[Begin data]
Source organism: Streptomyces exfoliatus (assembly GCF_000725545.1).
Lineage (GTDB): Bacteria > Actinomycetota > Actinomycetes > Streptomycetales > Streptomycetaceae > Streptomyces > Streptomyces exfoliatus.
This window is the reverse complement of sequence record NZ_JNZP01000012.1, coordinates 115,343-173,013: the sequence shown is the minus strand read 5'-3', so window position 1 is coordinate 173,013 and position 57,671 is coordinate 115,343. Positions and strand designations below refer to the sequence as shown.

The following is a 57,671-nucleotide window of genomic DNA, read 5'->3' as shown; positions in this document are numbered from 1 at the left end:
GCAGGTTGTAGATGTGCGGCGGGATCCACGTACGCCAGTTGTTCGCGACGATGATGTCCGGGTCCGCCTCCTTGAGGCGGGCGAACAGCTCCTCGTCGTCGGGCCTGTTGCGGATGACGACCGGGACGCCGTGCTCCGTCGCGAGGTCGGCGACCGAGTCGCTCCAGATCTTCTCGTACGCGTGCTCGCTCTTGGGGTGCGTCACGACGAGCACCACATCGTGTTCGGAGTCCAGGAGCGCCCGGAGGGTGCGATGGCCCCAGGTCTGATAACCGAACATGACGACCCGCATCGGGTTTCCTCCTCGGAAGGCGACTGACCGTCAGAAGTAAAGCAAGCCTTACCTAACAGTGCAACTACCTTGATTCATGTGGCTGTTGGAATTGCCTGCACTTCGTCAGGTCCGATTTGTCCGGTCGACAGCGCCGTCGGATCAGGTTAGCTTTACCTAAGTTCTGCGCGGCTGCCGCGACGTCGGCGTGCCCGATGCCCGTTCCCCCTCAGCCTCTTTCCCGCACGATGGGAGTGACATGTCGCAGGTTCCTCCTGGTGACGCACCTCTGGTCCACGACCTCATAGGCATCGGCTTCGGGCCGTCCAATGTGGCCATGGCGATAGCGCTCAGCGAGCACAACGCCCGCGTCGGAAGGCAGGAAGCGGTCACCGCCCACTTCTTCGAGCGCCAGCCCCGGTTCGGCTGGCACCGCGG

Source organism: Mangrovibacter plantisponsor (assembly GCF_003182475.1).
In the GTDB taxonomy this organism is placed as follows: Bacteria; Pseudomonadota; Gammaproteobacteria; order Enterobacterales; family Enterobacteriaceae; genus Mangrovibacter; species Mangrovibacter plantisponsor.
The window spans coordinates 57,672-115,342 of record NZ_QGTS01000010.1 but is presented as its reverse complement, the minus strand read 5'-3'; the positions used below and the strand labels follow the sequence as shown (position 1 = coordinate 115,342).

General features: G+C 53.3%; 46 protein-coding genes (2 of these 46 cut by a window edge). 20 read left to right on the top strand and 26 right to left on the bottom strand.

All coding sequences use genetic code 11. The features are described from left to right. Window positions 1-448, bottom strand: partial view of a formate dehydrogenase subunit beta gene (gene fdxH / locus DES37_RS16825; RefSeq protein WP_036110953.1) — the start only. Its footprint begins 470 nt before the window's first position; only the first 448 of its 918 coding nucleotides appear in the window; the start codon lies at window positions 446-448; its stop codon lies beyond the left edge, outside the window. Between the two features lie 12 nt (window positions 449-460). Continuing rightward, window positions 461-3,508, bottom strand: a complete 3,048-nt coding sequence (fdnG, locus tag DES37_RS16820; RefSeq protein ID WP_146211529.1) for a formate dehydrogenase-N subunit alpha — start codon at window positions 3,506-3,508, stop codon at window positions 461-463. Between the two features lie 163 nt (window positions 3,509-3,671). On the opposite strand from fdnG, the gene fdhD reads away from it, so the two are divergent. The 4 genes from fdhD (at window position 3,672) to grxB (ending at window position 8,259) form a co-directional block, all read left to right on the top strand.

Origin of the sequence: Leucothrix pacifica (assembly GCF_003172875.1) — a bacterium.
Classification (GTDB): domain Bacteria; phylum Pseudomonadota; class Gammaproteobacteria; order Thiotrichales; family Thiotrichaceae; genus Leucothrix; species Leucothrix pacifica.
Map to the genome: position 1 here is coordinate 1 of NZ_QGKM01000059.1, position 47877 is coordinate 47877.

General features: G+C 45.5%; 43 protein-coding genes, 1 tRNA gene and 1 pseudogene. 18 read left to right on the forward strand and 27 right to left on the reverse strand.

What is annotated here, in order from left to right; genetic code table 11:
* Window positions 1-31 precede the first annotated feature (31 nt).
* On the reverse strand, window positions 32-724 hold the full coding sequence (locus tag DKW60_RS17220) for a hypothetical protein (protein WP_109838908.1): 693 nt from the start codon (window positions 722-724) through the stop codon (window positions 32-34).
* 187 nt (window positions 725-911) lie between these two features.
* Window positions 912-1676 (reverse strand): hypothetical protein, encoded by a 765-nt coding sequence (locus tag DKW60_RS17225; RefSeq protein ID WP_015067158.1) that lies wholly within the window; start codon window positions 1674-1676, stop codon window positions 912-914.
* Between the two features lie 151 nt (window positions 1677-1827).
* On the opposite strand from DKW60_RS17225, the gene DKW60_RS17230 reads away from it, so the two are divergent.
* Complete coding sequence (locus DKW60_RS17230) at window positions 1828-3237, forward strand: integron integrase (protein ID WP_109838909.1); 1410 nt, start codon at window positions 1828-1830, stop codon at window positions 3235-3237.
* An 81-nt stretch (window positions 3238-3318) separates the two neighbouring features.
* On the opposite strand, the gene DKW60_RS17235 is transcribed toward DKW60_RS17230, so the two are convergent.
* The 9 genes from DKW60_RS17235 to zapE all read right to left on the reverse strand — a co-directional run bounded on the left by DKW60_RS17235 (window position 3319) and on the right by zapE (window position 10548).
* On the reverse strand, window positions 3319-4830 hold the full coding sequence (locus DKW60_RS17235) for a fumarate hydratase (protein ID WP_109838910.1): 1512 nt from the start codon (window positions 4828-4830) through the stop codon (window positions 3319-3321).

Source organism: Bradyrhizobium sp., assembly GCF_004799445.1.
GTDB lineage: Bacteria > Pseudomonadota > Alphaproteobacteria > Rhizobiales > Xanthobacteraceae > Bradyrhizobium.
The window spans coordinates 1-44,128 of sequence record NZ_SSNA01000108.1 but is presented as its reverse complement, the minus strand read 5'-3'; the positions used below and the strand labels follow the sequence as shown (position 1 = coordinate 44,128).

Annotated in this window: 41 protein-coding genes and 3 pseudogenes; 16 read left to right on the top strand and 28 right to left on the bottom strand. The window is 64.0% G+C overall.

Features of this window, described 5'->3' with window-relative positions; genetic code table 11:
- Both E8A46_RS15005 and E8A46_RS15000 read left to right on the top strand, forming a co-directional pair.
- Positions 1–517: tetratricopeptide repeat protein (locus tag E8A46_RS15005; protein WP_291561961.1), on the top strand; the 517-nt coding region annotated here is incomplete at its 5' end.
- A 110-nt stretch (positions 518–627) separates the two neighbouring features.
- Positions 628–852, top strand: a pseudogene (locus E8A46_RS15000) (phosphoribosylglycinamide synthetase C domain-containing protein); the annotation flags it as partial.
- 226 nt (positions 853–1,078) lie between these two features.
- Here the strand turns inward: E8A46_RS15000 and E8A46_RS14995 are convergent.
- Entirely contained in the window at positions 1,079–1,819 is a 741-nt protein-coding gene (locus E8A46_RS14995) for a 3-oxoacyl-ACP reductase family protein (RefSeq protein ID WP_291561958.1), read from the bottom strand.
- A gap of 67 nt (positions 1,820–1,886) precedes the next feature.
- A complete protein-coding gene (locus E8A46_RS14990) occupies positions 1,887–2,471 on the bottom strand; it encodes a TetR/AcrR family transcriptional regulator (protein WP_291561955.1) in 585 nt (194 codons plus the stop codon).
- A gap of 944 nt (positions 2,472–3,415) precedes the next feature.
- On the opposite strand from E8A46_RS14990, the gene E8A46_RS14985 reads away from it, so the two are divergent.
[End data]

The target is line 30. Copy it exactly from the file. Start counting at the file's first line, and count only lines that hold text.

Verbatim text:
Annotated in this window: 41 protein-coding genes and 3 pseudogenes; 16 read left to right on the top strand and 28 right to left on the bottom strand. The window is 64.0% G+C overall.